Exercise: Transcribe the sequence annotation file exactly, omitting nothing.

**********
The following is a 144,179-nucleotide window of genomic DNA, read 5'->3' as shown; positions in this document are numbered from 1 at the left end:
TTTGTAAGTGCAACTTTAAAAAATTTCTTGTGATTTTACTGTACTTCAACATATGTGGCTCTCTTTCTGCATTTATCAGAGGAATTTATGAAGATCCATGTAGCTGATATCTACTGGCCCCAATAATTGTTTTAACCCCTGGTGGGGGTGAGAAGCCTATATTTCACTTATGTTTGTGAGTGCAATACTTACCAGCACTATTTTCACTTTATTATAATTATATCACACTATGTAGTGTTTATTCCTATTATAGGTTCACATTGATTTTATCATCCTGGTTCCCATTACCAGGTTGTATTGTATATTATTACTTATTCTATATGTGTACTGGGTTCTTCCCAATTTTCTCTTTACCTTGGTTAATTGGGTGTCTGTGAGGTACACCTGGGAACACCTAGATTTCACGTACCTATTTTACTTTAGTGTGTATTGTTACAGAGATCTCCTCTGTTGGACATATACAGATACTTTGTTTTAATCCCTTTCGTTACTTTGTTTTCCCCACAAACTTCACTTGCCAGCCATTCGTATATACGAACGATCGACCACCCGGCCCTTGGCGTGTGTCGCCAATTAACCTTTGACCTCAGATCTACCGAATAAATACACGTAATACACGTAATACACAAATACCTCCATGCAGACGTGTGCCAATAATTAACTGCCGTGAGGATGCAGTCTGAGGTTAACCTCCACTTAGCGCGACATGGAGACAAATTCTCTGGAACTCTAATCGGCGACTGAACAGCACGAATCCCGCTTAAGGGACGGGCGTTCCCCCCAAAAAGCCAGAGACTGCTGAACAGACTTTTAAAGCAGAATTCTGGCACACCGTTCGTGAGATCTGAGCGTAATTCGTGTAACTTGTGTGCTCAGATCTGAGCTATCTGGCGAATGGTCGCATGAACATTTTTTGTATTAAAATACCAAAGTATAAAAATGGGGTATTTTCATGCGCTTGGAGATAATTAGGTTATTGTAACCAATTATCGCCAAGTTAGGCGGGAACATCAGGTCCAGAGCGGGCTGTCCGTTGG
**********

The following is a 144,179-nucleotide window of genomic DNA, read 5'->3' as shown; positions in this document are numbered from 1 at the left end:
TTTGTAAGTGCAACTTTAAAAAATTTCTTGTGATTTTACTGTACTTCAACATATGTGGCTCTCTTTCTGCATTTATCAGAGGAATTTATGAAGATCCATGTAGCTGATATCTACTGGCCCCAATAATTGTTTTAACCCCTGGTGGGGGTGAGAAGCCTATATTTCACTTATGTTTGTGAGTGCAATACTTACCAGCACTATTTTCACTTTATTATAATTATATCACACTATGTAGTGTTTATTCCTATTATAGGTTCACATTGATTTTATCATCCTGGTTCCCATTACCAGGTTGTATTGTATATTATTACTTATTCTATATGTGTACTGGGTTCTTCCCAATTTTCTCTTTACCTTGGTTAATTGGGTGTCTGTGAGGTACACCTGGGAACACCTAGATTTCACGTACCTATTTTACTTTAGTGTGTATTGTTACAGAGATCTCCTCTGTTGGACATATACAGATACTTTGTTTTAATCCCTTTCGTTACTTTGTTTTCCCCACAAACTTCACTTGCCAGCCATTCGTATATACGAACGATCGACCACCCGGCCCTTGGCGTGTGTCGCCAATTAACCTTTGACCTCAGATCTACCGAATAAATACACGTAATACACGTAATACACAAATACCTCCATGCAGACGTGTGCCAATAATTAACTGCCGTGAGGATGCAGTCTGAGGTTAACCTCCACTTAGCGCGACATGGAGACAAATTCTCTGGAACTCTAATCGGCGACTGAACAGCACGAATCCCGCTTAAGGGACGGGCGTTCCCCCCAAAAAGCCAGAGACTGCTGAACAGACTTTTAAAGCAGAATTCTGGCACACCGTTCGTGAGATCTGAGCGTAATTCGTGTAACTTGTGTGCTCAGATCTGAGCTATCTGGCGAATGGTCGCATGAACATTTTTTGTATTAAAATACCAAAGTATAAAAATGGGGTATTTTCATGCGCTTGGAGATAATTAGGTTATTGTAACCAATTATCGCCAAGTTAGGCGGGAACATCAGGTCCAGAGCGGGCTGTCCGTTGG